Data Center Tech Blog
Oscars Ellen

Photo courtesy of Disney ABC Television Group

All the talk about the Oscars turned my thoughts to the world of movie-making-and to its ever-growing need for processing speed and data capacity.

Today, movies are an all-digital medium. They are rendered on server farms—and the finished product is delivered to movie theatres as a gigantic data file. In-between, there are multiple stages in the movie life-cycle for compositing, editing, finalizing, and storing the images. In fact, there is a specialized datacenter infrastructure, involving thousands of processor cores, and lots of memory, that supports this life-cycle.

The evolution of 3D movies like Gravity and Mr. Peabody & Sherman, and new special effects makes the demand for performance and storage capacity in those film studio datacenters even stronger. To add richer detail to each image, supporting high-resolution images (4K and 8K standards) data capacity in film studio render farms will grow from hundreds of thousands of terabytes (TB) of data storage, reaching the petabytes (PB) range.

Let’s take a look at the changes in movie-making infrastructure that occurred between 1997 and 2009. These years are the “bookmark years” when Director James Cameron produced two great films: Titantic and Avatar.

film projector

In 1997, Cameron’s team relied on 350 SGI processors, and 200 DEC Alpha processors – with 5 TB of disk capacity — to render the movie, with all its CGI effects . At the time, the SGI servers and DEC Alpha servers were among the fastest in the world – leveraging 64-bit computing to create visual special effects and immersive CGI graphics. The team leveraged a 100Mbps network to link the servers in the rendering farm together.

By 2009, the specifications had changed dramatically: Weta Digital, based in New Zealand, hosted the rendering farm for Avatar. The production studio used 34 racks of computers, with 4,000 HP blade servers running 40,000 processors. The server farm rendering capacity was supported by 104 TB of overall computer memory. To link all the servers together with high bandwidth, Weta Digital used 10GB per second (10GBps) networking interconnects.

Other film studios have made similar investments in building out their datacenter. Last year, Dreamworks Animation SKG provided some details of its rendering farm for “The Croods” movie. The rendering engines and associated storage required 250TB of memory to make the movie—and about 70TB of data will be archived for later re-use.

The all-digital movies are shipping richer content to movie-theatre audiences—but they are doing so in less time than before, given the technology refresh that’s updating the infrastructure inside the film studios’ datacenters. Film studios are saying that the computing power has made complex animation tasks faster to complete, including richer textures on clothing, characters, background scenes – and even Monsters’ blue hair.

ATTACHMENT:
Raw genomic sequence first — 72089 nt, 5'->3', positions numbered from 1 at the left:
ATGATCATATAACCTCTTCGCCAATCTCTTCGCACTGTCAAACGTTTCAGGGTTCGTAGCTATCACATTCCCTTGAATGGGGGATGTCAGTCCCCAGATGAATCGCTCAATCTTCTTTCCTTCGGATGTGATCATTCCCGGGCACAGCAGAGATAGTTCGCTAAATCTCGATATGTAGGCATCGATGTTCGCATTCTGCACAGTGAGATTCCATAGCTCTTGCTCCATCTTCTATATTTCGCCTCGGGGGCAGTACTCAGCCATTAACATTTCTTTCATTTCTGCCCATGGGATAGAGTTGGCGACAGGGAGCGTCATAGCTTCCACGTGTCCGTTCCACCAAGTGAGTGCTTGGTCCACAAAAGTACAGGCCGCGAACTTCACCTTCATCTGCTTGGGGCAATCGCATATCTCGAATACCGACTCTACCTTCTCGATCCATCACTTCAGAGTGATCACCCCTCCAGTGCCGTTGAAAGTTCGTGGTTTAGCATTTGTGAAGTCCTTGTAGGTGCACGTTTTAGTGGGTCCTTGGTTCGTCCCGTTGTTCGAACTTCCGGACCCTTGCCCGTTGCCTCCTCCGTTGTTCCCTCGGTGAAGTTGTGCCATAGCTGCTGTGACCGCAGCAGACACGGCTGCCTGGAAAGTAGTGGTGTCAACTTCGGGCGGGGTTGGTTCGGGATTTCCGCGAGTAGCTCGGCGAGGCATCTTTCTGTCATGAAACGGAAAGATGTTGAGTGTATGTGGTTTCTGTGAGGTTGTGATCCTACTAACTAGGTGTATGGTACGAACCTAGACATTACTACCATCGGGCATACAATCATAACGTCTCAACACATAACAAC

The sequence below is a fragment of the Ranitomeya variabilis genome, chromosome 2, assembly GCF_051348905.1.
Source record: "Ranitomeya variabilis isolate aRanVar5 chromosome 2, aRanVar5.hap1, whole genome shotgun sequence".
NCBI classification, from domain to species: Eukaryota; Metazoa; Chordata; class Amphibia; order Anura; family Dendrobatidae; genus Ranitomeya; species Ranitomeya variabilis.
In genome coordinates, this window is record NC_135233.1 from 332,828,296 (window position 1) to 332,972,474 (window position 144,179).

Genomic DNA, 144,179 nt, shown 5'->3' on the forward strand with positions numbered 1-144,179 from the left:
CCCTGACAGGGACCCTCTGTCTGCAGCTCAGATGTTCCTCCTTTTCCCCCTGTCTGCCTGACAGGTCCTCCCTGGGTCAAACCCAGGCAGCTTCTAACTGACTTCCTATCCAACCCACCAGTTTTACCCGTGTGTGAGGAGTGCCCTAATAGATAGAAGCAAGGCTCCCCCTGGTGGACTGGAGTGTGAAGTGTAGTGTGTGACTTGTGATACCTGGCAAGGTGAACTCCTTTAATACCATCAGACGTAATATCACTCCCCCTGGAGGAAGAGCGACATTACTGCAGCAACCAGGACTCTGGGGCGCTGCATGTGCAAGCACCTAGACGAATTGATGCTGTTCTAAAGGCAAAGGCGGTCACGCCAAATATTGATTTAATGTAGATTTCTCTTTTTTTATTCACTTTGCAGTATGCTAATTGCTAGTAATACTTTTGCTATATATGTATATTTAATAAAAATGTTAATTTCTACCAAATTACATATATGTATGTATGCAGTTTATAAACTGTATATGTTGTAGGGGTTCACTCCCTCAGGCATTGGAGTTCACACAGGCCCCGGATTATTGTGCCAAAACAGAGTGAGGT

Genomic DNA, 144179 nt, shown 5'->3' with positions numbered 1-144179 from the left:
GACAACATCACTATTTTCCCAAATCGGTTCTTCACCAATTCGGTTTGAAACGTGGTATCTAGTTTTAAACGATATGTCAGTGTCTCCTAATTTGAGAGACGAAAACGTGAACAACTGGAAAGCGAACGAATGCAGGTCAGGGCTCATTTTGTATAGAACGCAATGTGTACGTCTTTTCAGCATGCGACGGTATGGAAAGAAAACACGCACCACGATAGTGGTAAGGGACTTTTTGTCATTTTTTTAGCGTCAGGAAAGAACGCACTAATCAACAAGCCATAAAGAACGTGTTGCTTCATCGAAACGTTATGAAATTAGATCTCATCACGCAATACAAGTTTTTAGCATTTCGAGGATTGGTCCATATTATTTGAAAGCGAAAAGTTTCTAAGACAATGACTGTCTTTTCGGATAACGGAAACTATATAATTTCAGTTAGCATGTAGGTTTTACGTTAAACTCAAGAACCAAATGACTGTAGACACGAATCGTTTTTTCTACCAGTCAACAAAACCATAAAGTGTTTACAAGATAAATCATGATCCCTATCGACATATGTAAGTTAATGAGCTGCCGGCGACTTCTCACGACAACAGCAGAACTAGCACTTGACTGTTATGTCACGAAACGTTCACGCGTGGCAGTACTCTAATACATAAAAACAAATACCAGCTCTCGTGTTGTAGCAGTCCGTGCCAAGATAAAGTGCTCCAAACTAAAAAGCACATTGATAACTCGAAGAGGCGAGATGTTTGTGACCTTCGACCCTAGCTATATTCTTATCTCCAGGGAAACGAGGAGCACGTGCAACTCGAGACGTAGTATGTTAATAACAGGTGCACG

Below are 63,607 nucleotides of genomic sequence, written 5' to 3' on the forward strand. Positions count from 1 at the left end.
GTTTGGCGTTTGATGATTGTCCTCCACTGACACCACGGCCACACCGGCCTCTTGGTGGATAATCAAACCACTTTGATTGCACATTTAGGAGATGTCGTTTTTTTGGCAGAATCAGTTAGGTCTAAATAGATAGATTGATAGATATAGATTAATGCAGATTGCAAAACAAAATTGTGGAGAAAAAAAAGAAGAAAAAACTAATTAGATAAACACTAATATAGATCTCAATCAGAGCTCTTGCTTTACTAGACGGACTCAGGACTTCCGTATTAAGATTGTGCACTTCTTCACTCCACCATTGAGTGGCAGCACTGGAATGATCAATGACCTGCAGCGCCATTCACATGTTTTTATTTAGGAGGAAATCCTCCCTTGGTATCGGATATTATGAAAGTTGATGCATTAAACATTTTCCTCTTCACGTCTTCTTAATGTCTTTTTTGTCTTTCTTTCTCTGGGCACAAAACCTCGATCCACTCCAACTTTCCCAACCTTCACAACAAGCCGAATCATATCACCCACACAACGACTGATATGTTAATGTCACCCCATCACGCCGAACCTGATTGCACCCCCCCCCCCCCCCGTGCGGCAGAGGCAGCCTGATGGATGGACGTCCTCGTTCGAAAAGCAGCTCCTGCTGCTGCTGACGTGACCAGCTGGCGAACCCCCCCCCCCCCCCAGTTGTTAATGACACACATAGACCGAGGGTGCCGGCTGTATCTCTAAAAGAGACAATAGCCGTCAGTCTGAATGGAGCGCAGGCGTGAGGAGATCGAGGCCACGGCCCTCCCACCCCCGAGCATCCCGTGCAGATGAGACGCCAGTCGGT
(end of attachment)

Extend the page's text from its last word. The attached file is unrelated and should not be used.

The Movie-Making Lifecycle

Cinema Seats

Photo Courtesy of Atomic Jeep

In the movie lifecycle, some processes are CPU-centric (rendering), while others are I/O-centric (playback, editing and data transmission). Rendering the movie is only the first step in the process. For playback and media editing, mixed-use modes for storage are prevalent—but read-intensive modes are used for media-streaming to workstations, servers and high-capacity data repositories. Delivering the finished movie, via-media-streaming, and archiving the film, completes the cycle.

What Does This Mean for Flash in Films?

Flash storage is widely recognized for its compact form-factors, its high capacity levels – and its ability to accelerate performance. Its ability to “cache” large amounts of data is well-known – and leveraged for work with transactional workloads and database updates. It is also less expensive than DRAM, which could impact future technology refresh, with more flash installed in servers and server blades.

We already know that flash storage accelerates many workloads in the data center, from financial applications online transaction processing (OLTP), to high performance computing (HPC). In those workload areas, flash SSDs accelerate job completion, improving results by 3-5X, or more.

Now, in the film business, we’re seeing flash being leveraged inside digital cameras and inside the artists’ workstations for editing purposes. We’re seeing flash in media editing and media streaming – with high I/O rates and large data-sets – which moves videos over the Internet, and high-speed datacenter networks. And we’re seeing it inside the servers that distribute the digital content throughout the film studio—and deliver the final product to movie theatres.


It’s my view that flash will be taking on wider roles within the movie-making process, in coming years. Many film studios are already leveraging flash technologies — or mixing flash with hard-disk drives (HDDs) in hybrid deployments. Several attributes of flash make it stand out as a natural for the movie lifecycle. Flash SSDs support large data-sets and high IOPS rates – and they plug into standards-based interfaces like SAS, SATA and PCI-e. More importantly, they have the ability to accelerate many phases of the movie-making process, allowing applications to run much faster. With all those forces already in play, my question is this: How quickly will film studios transform into flash-enabled datacenters? Look for flash SSDs to do a “star turn” in the film studios’ infrastructure, and look for flash adoption to grow in this industry sector over the next couple of years.

Taking Flash to Places Where No Flash Has Gone Before

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